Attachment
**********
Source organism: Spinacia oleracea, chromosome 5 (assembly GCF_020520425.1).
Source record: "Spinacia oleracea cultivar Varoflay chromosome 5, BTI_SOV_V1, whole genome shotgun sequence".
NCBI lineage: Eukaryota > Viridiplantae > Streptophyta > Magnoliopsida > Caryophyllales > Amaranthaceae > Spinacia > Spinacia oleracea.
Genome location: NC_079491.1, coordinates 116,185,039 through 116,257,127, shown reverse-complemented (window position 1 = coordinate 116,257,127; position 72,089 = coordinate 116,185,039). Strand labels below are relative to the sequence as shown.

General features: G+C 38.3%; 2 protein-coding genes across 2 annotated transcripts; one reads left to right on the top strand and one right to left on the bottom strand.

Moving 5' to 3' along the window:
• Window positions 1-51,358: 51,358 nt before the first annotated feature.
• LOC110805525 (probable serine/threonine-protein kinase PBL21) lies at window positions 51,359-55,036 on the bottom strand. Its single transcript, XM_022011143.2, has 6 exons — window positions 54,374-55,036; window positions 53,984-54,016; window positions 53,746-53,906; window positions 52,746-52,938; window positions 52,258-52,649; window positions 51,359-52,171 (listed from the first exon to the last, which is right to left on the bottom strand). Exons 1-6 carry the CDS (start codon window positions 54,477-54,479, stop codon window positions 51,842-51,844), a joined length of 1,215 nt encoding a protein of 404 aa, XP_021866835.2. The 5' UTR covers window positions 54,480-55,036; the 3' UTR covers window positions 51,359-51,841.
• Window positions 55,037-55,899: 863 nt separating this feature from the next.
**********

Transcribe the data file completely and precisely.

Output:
Source organism: Spinacia oleracea, chromosome 5 (assembly GCF_020520425.1).
Source record: "Spinacia oleracea cultivar Varoflay chromosome 5, BTI_SOV_V1, whole genome shotgun sequence".
NCBI lineage: Eukaryota > Viridiplantae > Streptophyta > Magnoliopsida > Caryophyllales > Amaranthaceae > Spinacia > Spinacia oleracea.
Genome location: NC_079491.1, coordinates 116,185,039 through 116,257,127, shown reverse-complemented (window position 1 = coordinate 116,257,127; position 72,089 = coordinate 116,185,039). Strand labels below are relative to the sequence as shown.

General features: G+C 38.3%; 2 protein-coding genes across 2 annotated transcripts; one reads left to right on the top strand and one right to left on the bottom strand.

Moving 5' to 3' along the window:
• Window positions 1-51,358: 51,358 nt before the first annotated feature.
• LOC110805525 (probable serine/threonine-protein kinase PBL21) lies at window positions 51,359-55,036 on the bottom strand. Its single transcript, XM_022011143.2, has 6 exons — window positions 54,374-55,036; window positions 53,984-54,016; window positions 53,746-53,906; window positions 52,746-52,938; window positions 52,258-52,649; window positions 51,359-52,171 (listed from the first exon to the last, which is right to left on the bottom strand). Exons 1-6 carry the CDS (start codon window positions 54,477-54,479, stop codon window positions 51,842-51,844), a joined length of 1,215 nt encoding a protein of 404 aa, XP_021866835.2. The 5' UTR covers window positions 54,480-55,036; the 3' UTR covers window positions 51,359-51,841.
• Window positions 55,037-55,899: 863 nt separating this feature from the next.